A Detroit judge has dropped nearly all the charges against a Michigan doctor accused of performing female genital mutilation on at least nine underage girls, according to court documents.
In a decision filed Tuesday, Judge Bernard Friedman ruled that the federal female genital mutilation law is unconstitutional and that Congress did not have the right to criminalize the practice, and therefore he dismissed six of eight charges in the United States' first federal case involving the procedure.
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"Congress overstepped its bounds by legislating to prohibit [female genital mutilation]," Friedman wrote, calling it a "local criminal activity" for the states to regulate, not Congress.
Dr. Jumana Nagarwala is the lead defendant in the case. While the charges of conspiring to commit and committing female genital mutilation, as well as aiding and abetting others in doing so, have been dropped, Nagarwala still faces charges of conspiring to travel with intent to engage in illicit sexual conduct and conspiring to obstruct an official proceeding. She was charged alongside Dr. Fakhruddin Attar, his wife, Farida Attar, and five other residents of Michigan and Minnesota.
Her attorney, Shannon Smith, said she and Nagarwala are thrilled with Friedman's decision.
"He wrote a well-reasoned opinion and we are happy to see that his conclusion about the constitutionality of the law matched our analysis as well," Smith said Tuesday. "My client is ecstatic, but she's still nervous because she still faces other charges in federal court."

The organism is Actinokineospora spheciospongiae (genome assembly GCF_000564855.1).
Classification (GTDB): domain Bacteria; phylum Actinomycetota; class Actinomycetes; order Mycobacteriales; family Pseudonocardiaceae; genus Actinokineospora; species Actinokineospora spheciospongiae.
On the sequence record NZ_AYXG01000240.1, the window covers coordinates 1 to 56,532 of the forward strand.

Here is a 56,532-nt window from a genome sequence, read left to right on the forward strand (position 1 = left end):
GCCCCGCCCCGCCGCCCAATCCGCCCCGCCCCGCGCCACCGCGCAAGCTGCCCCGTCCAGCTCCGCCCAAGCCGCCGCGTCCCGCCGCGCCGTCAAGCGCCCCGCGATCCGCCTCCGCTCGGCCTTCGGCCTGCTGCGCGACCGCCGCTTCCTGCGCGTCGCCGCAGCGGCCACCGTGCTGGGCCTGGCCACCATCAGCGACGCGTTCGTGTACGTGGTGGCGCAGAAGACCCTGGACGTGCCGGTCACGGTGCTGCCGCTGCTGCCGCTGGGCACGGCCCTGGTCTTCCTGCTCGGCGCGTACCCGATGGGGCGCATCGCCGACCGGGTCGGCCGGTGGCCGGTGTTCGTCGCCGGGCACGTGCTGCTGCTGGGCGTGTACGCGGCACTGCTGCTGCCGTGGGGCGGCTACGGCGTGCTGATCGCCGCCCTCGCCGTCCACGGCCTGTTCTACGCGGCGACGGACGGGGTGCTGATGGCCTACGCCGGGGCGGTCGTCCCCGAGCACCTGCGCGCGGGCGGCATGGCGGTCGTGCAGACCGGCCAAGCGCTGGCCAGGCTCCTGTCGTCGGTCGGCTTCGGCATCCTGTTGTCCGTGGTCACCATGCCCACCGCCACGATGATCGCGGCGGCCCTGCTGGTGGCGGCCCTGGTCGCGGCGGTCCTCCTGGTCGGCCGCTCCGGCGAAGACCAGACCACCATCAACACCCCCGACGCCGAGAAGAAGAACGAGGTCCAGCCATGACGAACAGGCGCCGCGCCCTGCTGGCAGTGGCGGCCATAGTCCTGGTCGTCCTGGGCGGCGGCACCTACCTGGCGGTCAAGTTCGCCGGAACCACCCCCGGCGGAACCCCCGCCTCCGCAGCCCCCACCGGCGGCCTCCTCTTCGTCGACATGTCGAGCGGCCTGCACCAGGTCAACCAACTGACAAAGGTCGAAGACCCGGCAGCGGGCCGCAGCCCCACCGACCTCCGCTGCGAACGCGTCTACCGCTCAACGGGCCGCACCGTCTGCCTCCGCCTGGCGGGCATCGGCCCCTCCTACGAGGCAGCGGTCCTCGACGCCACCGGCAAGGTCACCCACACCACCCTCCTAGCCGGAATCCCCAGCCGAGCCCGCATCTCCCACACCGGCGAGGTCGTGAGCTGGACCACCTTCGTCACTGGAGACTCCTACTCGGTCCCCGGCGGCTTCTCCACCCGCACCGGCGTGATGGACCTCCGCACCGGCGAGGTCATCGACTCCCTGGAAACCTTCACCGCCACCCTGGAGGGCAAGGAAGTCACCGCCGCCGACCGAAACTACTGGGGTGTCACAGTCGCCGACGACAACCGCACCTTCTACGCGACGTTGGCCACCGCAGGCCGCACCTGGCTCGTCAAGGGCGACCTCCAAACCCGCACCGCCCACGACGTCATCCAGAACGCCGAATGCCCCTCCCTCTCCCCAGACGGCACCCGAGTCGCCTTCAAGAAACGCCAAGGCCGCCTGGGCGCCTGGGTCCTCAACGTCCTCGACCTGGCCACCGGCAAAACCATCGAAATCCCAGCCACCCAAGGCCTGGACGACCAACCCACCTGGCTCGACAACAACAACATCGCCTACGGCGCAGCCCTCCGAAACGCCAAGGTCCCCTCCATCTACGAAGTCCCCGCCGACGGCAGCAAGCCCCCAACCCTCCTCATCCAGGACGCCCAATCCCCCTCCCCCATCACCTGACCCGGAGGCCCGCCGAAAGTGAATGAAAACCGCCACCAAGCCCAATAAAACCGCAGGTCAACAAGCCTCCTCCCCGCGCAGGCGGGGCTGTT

Procedures are banned in 44 countries
Female genital mutilation refers to "all procedures involving partial or total removal of the external female genitalia or other injury to the female genital organs for cultural or other nonmedical reasons," according to the United Nations Population Fund. While it is performed for myriad sociological, cultural, religious, hygienic and socioeconomic reasons, it is banned by law in at least 44 countries, including the United States. The World Health Organization considers the procedure a human rights violation.
The procedures Nagarwala is accused of performing occurred from 2005 to April 21, 2017, according to the criminal complaint. Prosecutors say that Attar, an internal medicine physician, allowed Nagarwala, an emergency room physician, to perform the banned procedures at his medical clinic in Livonia, Michigan, after it closed for the day. Nagarwala was allegedly assisted by Attar's wife, Farida, and additional adults named in the complaint.
Nagarwala and the Attars are accused of instructing others not to speak about the procedures. The nine underage girls are from Michigan, Minnesota and Illinois and are between the ages of 8 and 13, according to court documents.
Congress had no authority to pass a law criminalizing female genital mutilation, judge says
The enactment of a law criminalizing female genital mutilation was not a permissible use of congressional power, Friedman wrote in his opinion, concluding that the law itself was unconstitutional.
"As laudable as the prohibition of a particular type of abuse of girls may be, it does not logically further the goal of protecting children on a nondiscriminatory basis," Friedman wrote, later noting that the Supreme Court has said that individual states, not the federal government, have the authority to police local criminal activity.
Friedman also noted that although Congress may regulate a practice if it is "commercial or economic in nature and that substantially affects interstate commerce," but "as despicable as [female genital mutilation] may be, it is essentially a criminal assault" and not a commercial or economic enterprise, Friedman wrote.
Nagarwala's attorney expects the US government will appeal the decision. A trial date has been set for April 29, 2019.
Gina Balaya, a spokeswoman for the US Attorney's Office, said, "We are reviewing the judge's opinion and will make a determination whether or not to appeal at some point in the future."